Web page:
Zürich - Odeon

 

Me: Hallo! It’s been a long time…I’m travelling to Switzerland. Would you like to meet up with me?

J: Wie schön! It’s high time that we see each other again. I am afraid that, because of work, I can only meet up with you over the weekend. Where will you be?

Me: How about if we meet in Zürich? Here’s the plan, you and I are not getting any younger. This is our chance to find ourselves some Swiss bankers… ;-)

J: Great plan! I’ll catch an early flight out of Hamburg and be in Zürich in time for breakfast.

Me: Alles klar! I’ll be at the Basilea, see you there!

* * *

J and I go a long way back. Our paths first crossed while sailing in offshore Waikiki once upon a time. Living at opposite ends of the world, we meet rarely and write infrequently but have somehow managed to stay in touch through the inexorable passage of time. I suppose that while most long-distance relationships tend to wither, some long-distance friendships thrive by chance.

Even though J and I differ in quite a number of ways, we share an appetite for culinary exploration in foreign cities. Here we were sitting at the famed Café Bar Odeon in Zürich and deciding on what to order…glancing over the menu, I couldn’t help but chuckle when I spotted the item “Toast Hawaii, mit Raclette Käse und frischen Saisonfrüchten” (Hawaiian toast with Raclette cheese and fresh seasonal fruit). As anyone who has been to Hawaii and France knows, Toast Hawaii is as much Hawaiian as French toast is French.

Like several other historic cafés in Europe, the Odeon has garnered fame not so much for what it served, but rather for the luminous intelligentsia that once graced this place. In addition to attracting literary and artistic greats like James Joyce and the Dadaists, the Odeon also played host to influential political figures such as Vladimir Lenin. Looking around me, I wondered if somewhere among the rather nondescript crowd gathered here this sunny but hazy afternoon, there sat the next revolutionary plotting a coup d’état that would someday alter the course of history? Where did Lenin use to sit when he frequented this place as a Russian exile during most of World War I? What was he drinking or eating while brainstorming what was to become the October Revolution of 1917? Surely, “Toast Hawaii” did not exist back then?

There must be something about the atmosphere in an old world café that inspires not only literary or artistic genius but also revolutionary ideals that strive to emancipate the mass from exploitation by the privileged few, and to redistribute wealth equally among mankind or rather, humankind. One rainy April afternoon 78 years after Lenin’s revolution, while sipping old-fashioned hot chocolate at Les Deux Magots and watching the Parisian world go by, J and I pondered on the social injustice of our day. In essence, tapping away on keyboards in rows of cubicles leading to the corner office of the corporate big-suit is not much different from plowing the land that surrounds a chateau belonging to a blue-blooded overlord. Since neither J nor I were inclined to start a revolution, we thought we could at least attempt to free ourselves…before losing our way in the cubicles like mice in a maze.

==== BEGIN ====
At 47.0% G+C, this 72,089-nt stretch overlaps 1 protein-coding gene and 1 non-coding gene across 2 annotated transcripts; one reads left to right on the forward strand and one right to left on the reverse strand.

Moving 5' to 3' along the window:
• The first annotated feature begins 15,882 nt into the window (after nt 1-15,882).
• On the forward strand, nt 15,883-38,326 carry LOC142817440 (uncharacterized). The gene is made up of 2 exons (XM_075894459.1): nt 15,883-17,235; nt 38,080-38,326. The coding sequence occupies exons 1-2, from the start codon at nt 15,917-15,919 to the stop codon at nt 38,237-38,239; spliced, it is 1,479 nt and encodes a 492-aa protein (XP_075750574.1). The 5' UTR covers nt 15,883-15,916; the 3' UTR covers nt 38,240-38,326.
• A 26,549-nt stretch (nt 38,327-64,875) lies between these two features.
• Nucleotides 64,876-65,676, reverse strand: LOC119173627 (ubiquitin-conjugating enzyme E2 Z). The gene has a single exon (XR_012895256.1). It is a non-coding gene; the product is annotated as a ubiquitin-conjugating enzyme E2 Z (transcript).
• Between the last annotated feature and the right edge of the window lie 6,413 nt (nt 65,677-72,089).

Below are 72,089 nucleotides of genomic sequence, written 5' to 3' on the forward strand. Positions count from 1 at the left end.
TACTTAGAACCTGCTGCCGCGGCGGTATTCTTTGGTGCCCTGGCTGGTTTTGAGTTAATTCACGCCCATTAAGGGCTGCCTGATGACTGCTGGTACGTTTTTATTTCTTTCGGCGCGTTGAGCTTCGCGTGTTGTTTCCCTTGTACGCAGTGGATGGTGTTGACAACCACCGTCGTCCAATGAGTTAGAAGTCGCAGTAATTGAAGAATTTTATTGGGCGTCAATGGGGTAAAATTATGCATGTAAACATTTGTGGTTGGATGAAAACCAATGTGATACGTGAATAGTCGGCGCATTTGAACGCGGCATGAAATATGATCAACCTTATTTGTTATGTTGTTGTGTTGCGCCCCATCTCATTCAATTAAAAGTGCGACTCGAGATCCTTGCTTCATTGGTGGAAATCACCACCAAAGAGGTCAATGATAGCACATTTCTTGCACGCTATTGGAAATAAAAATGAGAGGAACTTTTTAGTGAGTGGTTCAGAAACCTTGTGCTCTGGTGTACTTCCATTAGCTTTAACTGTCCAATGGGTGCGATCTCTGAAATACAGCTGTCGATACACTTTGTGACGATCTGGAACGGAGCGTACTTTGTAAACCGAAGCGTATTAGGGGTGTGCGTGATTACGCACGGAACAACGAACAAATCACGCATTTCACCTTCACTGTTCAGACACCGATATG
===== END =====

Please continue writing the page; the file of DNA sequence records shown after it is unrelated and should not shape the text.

Somehow, we ended up toying with the unoriginal idea of leveraging the institution of marriage for our equal share of wealth. No, we were not conspiring to dig gold. Rather, we were aspiring to work permanently for passion and not for necessity, by marrying temporarily for necessity and not for passion. To achieve our goal, we would have to secure someone of a certain stature in life so that, even after handing over the customary third to the divorce lawyer, we would still retain a sizeable bounty to finance a lifetime of freedom from modern serfdom. Moreover, if only one of us managed to carry out this grand scheme, the fortune would be shared with the other hapless one, thereby remaining true to the ideal of equal distribution of wealth.

As it turned out, J has no more euros to pay for my next trip to Europe than I have dollars to offer her holidays in Hawaii. What we both do have now—many years since that damp but hopeful spring afternoon in Paris—are a few more grey hair than we dare to count… In reality, J is now happily taken. As for me, being always a hopeless fool when it comes to unruly matters of the heart, I would say I do only with the foolish hope of doing so for the rest of my allotted time in this world.

Perhaps J and I could somehow locate a treasure map to the rumored underground vaults beneath Paradeplatz, where Zürich’s banks allegedly stash their bricks of gold. Then we could literally dig for gold? Afterwards we could squander our new found wealth on Bahnhofstrasse, Zürich’s most elegant shopping promenade. First stop…why, the world-renowned Confiserie Sprüngli of course!

* * *

As J and I bid each other farewell at the train station at dusk, I was momentarily transported back to a deserted bus station in Vallendar, to an S-Bahn station in Hamburg, to the Honolulu International Airport, and to the Gare du Nord in Paris…all the places where we said goodbye, not knowing when and where we would meet again.

Later, as I lay wide awake in my hotel bed well into the quiet early hours, it dawned on me that drinking a tall glass of Viennese ice coffee late in the afternoon was not a sensible idea… On second thought, perhaps the real culprit behind this sleepless night in Zürich was the thought of my slowly greying hair?